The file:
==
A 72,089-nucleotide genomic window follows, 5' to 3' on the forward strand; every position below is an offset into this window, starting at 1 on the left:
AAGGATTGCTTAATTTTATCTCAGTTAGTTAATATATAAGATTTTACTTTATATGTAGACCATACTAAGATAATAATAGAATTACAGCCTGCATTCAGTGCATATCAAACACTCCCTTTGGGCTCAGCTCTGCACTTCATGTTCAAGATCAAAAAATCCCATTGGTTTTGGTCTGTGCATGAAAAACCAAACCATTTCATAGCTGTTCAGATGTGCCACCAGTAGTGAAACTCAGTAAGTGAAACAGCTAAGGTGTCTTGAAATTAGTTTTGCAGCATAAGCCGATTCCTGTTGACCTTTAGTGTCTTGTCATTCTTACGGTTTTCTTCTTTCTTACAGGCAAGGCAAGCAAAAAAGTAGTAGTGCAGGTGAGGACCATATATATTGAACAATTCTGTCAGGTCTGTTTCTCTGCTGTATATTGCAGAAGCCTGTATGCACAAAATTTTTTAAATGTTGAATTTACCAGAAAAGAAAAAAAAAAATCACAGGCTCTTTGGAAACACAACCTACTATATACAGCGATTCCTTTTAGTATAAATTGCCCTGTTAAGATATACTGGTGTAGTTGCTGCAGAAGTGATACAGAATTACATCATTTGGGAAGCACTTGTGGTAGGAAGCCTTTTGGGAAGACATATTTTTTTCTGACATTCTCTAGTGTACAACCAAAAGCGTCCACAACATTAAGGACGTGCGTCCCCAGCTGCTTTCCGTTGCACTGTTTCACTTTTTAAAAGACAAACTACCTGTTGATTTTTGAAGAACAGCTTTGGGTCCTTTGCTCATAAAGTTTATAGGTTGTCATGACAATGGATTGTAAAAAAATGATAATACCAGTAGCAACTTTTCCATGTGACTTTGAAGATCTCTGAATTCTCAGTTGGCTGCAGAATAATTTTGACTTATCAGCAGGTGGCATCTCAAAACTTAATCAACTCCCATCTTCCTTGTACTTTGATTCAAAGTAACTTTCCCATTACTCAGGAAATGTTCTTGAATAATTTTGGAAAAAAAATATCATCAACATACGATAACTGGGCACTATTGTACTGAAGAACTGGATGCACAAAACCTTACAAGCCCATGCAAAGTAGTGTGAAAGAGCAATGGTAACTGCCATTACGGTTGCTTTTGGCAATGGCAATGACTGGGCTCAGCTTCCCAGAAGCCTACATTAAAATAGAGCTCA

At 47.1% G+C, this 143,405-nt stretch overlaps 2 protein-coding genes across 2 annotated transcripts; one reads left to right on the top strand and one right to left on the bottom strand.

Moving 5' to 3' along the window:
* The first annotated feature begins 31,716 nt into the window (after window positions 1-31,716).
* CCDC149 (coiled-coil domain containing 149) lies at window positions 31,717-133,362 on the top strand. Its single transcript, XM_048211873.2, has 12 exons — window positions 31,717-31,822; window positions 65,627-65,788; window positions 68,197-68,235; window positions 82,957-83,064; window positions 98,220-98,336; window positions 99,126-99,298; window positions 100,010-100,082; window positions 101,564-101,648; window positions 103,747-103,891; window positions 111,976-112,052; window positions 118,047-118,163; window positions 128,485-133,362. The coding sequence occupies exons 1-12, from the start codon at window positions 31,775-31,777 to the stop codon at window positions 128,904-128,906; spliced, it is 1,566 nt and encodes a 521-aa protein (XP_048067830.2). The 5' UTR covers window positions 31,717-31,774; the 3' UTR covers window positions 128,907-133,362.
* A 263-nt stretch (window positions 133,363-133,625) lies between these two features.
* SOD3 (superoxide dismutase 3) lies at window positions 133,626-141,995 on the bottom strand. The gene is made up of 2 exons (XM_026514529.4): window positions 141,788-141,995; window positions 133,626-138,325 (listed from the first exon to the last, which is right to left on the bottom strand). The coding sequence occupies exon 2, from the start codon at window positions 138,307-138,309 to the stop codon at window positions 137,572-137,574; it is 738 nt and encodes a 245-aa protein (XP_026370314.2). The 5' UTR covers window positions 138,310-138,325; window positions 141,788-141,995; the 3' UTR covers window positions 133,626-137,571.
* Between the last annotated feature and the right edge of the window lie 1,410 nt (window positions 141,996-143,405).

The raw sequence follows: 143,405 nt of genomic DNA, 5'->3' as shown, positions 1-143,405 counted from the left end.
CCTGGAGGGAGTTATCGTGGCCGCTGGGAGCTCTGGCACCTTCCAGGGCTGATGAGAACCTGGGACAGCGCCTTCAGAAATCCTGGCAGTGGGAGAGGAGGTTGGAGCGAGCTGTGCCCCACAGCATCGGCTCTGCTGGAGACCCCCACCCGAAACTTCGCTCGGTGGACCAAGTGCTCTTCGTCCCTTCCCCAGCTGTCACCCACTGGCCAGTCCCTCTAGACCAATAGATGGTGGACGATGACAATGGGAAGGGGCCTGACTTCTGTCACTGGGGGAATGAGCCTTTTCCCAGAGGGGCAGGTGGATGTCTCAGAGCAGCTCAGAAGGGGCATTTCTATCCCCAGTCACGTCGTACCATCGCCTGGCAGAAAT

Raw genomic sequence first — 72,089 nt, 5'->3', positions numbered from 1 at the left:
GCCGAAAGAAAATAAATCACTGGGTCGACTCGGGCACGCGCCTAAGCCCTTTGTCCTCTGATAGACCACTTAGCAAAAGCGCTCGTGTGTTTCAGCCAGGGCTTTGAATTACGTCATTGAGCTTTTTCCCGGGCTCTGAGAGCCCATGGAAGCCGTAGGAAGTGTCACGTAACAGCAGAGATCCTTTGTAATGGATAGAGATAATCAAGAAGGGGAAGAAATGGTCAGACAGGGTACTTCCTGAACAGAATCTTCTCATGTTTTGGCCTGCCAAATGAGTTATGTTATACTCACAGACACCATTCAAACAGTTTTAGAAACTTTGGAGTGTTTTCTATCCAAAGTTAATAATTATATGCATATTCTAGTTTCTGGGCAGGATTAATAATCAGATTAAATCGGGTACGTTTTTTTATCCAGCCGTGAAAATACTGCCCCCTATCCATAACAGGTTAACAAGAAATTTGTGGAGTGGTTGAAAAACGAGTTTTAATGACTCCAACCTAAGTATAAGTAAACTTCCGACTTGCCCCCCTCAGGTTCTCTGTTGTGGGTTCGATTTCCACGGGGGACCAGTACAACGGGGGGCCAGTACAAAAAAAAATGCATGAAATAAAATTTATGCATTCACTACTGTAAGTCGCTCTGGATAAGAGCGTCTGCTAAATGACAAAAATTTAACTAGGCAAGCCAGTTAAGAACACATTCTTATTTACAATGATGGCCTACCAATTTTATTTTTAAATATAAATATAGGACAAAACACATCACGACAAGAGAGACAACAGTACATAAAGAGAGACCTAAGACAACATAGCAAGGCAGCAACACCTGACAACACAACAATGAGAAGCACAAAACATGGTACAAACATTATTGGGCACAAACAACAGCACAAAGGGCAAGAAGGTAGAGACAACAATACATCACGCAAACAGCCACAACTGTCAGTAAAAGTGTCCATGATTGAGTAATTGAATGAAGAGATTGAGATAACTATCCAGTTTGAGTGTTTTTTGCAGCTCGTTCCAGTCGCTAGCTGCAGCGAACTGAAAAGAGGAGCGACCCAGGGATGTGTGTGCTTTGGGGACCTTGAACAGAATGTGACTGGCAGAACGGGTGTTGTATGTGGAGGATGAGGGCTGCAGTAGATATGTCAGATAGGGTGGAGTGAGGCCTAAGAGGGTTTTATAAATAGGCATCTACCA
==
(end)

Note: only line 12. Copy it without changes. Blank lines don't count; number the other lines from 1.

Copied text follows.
Raw genomic sequence first — 72,089 nt, 5'->3', positions numbered from 1 at the left: